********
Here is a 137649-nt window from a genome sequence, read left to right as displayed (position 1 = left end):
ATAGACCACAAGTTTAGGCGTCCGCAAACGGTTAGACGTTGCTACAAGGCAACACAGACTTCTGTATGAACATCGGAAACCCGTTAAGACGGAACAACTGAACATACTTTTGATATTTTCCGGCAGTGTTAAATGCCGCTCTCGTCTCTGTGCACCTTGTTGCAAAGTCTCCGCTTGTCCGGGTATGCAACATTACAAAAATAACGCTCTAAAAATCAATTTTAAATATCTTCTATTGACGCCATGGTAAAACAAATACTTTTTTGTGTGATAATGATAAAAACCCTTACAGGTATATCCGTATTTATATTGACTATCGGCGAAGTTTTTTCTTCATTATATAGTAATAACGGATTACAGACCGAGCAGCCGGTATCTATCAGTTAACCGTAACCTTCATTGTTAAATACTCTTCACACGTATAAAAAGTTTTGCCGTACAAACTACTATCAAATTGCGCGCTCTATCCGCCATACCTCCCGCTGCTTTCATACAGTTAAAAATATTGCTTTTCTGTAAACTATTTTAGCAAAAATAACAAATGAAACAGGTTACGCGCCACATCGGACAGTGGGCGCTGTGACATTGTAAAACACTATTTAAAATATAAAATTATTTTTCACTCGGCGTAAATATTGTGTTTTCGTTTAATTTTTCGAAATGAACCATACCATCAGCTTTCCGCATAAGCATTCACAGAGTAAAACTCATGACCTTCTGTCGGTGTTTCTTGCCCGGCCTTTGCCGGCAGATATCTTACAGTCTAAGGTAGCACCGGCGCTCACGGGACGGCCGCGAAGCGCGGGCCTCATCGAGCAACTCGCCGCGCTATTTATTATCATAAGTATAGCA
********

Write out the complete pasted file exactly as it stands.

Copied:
Here is a 137649-nt window from a genome sequence, read left to right as displayed (position 1 = left end):
ATAGACCACAAGTTTAGGCGTCCGCAAACGGTTAGACGTTGCTACAAGGCAACACAGACTTCTGTATGAACATCGGAAACCCGTTAAGACGGAACAACTGAACATACTTTTGATATTTTCCGGCAGTGTTAAATGCCGCTCTCGTCTCTGTGCACCTTGTTGCAAAGTCTCCGCTTGTCCGGGTATGCAACATTACAAAAATAACGCTCTAAAAATCAATTTTAAATATCTTCTATTGACGCCATGGTAAAACAAATACTTTTTTGTGTGATAATGATAAAAACCCTTACAGGTATATCCGTATTTATATTGACTATCGGCGAAGTTTTTTCTTCATTATATAGTAATAACGGATTACAGACCGAGCAGCCGGTATCTATCAGTTAACCGTAACCTTCATTGTTAAATACTCTTCACACGTATAAAAAGTTTTGCCGTACAAACTACTATCAAATTGCGCGCTCTATCCGCCATACCTCCCGCTGCTTTCATACAGTTAAAAATATTGCTTTTCTGTAAACTATTTTAGCAAAAATAACAAATGAAACAGGTTACGCGCCACATCGGACAGTGGGCGCTGTGACATTGTAAAACACTATTTAAAATATAAAATTATTTTTCACTCGGCGTAAATATTGTGTTTTCGTTTAATTTTTCGAAATGAACCATACCATCAGCTTTCCGCATAAGCATTCACAGAGTAAAACTCATGACCTTCTGTCGGTGTTTCTTGCCCGGCCTTTGCCGGCAGATATCTTACAGTCTAAGGTAGCACCGGCGCTCACGGGACGGCCGCGAAGCGCGGGCCTCATCGAGCAACTCGCCGCGCTATTTATTATCATAAGTATAGCA